Mazda is set to unveil a new sports car concept at the 2015 Tokyo Motor Show next month. That in itself is already cause to celebrate, but Mazda has gone on to state that this will be a heritage model. Sources from within the company have assured us that JNC readers will not be disappointed. Could it be a return of the rotary? Here’s what we can tell you so far.
Mazda issued the press release late today, along with a teaser photo that shows the sleek sports car silhouette. Though short, it contains some key phrases that should be noted. “The design of the sports car concept to be unveiled in Tokyo is modern but maintains a sense of lineage and authenticity, appearing almost to condense Mazda’s entire history of sports car development into a single model [emphasis added].” There are no quicker ways to the JNC staff’s hearts than words like these.
The statement also reveals that on display along with the concept will be a 1967 Cosmo Sport, Mazda’s thunderous proclamation that it was entering the sports car game. Again, from the press release: “A motor sports exhibit will feature racing-spec Roadsters and the Cosmo Sport will complement a heritage display showing Mazda’s history of convention-defying engineering [emphasis added].”
Though the word “rotary” is never spelled out, those who know their Japanese car history can read between the lines.
The Cosmo Sport was not only Mazda’s inaugural foray into sports cars, but the first dual-rotor production car in the world. It was soon followed by a slew of rotary-based cars from sedans to wagons, culminating in, most famously, the RX-7 and ending in 2012 with the RX-8. In that half a century, though every one from GM to Mercedes-Benz tried, no other automaker was been able to successfully master the rotary engine formula.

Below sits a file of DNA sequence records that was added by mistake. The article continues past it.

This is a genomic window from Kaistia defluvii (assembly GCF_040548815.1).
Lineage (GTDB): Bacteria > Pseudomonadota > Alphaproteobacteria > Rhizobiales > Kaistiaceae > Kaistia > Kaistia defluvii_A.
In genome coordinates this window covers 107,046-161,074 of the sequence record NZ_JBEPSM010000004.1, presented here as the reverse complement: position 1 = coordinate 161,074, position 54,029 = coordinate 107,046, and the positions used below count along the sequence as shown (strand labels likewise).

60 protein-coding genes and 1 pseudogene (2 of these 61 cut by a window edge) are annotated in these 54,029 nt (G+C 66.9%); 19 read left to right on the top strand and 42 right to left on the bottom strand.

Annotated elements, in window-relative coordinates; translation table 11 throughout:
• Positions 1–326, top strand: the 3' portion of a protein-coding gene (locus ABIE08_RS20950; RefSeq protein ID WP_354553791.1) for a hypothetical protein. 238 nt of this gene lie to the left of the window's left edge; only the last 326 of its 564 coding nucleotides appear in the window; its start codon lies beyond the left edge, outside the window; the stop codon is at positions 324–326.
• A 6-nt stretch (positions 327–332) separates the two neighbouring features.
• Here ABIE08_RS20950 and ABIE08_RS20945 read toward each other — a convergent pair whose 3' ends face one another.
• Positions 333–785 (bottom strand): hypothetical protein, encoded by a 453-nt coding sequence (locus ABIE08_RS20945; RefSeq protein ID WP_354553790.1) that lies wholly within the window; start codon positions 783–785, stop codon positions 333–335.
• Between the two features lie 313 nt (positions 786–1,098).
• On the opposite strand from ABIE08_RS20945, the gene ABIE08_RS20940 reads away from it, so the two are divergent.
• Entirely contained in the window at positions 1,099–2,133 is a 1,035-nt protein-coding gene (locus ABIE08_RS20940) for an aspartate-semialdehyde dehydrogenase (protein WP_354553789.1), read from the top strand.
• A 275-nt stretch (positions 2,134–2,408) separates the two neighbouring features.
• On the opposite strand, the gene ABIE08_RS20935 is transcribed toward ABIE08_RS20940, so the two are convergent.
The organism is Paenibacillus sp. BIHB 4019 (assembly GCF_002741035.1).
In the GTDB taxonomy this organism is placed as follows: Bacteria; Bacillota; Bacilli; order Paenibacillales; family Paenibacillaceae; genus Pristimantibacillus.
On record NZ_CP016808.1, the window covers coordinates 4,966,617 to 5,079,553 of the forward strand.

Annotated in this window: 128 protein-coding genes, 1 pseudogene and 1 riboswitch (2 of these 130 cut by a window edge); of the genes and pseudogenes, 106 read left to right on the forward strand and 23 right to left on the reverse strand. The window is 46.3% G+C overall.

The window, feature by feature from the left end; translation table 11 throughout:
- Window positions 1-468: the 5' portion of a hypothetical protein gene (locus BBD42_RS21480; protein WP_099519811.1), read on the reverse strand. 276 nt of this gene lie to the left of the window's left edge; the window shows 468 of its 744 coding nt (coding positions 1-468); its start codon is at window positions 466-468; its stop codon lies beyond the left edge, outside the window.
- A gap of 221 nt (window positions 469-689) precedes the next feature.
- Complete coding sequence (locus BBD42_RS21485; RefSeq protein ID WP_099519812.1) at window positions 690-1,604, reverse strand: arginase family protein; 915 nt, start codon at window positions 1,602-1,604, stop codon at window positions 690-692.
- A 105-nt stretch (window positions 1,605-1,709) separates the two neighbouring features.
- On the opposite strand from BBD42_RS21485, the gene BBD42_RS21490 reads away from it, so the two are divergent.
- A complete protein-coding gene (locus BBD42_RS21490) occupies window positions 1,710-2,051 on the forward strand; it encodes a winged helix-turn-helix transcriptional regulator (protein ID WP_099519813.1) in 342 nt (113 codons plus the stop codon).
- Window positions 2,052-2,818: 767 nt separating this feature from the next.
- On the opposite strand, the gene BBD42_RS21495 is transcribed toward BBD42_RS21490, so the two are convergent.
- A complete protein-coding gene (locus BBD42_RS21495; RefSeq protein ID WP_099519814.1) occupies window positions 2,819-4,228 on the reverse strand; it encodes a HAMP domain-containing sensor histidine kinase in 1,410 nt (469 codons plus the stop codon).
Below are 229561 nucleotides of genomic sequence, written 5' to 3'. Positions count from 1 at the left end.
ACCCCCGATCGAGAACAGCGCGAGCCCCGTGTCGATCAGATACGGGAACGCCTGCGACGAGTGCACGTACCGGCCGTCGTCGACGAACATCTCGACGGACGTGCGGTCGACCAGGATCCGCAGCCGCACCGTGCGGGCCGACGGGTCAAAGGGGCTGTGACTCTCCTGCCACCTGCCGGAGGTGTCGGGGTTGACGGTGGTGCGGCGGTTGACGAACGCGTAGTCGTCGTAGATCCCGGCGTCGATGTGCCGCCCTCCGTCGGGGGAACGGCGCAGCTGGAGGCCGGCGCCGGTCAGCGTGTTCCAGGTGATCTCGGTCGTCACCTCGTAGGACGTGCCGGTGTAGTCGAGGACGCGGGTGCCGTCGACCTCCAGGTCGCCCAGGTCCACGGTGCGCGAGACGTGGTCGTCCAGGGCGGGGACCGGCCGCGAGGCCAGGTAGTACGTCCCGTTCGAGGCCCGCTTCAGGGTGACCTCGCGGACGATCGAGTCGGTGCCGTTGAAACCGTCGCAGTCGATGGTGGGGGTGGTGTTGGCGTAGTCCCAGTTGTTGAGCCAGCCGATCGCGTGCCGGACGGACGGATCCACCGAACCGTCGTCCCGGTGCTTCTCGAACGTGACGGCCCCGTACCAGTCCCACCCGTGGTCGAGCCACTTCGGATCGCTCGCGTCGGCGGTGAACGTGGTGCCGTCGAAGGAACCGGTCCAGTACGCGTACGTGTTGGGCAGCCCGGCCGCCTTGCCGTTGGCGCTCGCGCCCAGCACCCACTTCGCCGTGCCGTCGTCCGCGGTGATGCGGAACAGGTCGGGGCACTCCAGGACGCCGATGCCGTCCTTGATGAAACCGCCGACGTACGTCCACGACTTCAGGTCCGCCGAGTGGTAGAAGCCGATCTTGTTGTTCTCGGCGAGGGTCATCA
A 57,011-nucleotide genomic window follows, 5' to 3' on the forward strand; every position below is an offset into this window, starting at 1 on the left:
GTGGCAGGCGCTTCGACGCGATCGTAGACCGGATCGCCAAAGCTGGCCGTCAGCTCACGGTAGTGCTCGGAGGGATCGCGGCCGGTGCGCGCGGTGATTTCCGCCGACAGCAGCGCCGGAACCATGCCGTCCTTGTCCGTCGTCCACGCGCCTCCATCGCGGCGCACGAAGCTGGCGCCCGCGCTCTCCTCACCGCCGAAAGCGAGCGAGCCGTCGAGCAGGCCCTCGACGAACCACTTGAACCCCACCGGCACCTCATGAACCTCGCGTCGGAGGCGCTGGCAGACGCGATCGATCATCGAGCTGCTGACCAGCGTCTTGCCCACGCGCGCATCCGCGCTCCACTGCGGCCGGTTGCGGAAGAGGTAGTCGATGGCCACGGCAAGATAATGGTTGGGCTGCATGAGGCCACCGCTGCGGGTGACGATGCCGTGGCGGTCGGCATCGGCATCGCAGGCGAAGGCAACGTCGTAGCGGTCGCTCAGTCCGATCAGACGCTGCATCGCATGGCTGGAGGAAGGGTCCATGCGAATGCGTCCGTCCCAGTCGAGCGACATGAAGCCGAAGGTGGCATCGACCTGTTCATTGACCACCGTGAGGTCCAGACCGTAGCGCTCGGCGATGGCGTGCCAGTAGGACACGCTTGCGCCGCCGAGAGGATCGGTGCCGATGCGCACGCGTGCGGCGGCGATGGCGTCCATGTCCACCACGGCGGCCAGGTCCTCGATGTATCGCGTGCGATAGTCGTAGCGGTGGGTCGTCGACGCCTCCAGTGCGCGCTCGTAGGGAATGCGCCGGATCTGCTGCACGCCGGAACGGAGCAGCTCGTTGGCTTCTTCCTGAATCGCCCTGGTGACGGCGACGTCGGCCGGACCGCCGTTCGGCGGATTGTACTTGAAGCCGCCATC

Peering at silhouette of the car in teaser, one can see both both the Cosmo Sport and the triple-rotor 1990 Eunos Cosmo in the front fender profile. The rear tumblehome evokes strongly the FD RX-7, as does the double-bubble roof and what appear to be round elements inside a taillight graphic that spans the rear.
It is not likely to be 86/FR-S/BRZ fighter. The proportions are that of a larger rear-wheel-drive sports car, and the Cosmo Sport that Mazda keeps alluding to was always meant as a flagship. Besides, Mazda already has the fantastic MX-5 to fill that niche.
No, this car will be a statement, like the Cosmo Sport before it. Keep in mind that Mazda could be resting on its laurels with the newly minted Miata. Instead, its doubling down on sports cars while much larger automakers are left trying to figure out how a small company like Mazda could devote a dedicated platform to the MX-5.
If it is indeed a rotary revival, then it would arrive just in time for 2017, the 50th anniversary of Mazda’s miracle motor. Whatever it turns out to be, Mazdafarians around the globe have reason to rejoice.
The Tokyo Motor Show takes place once every two years. In 2011, we showed you Toyota and Subaru’s take on a heritage model. In 2013, we reported on Nissan’s heritage concept. JNC will be reporting live from the Tokyo Motor Show on October 28, so stay tuned.
Photos courtesy of Mazda.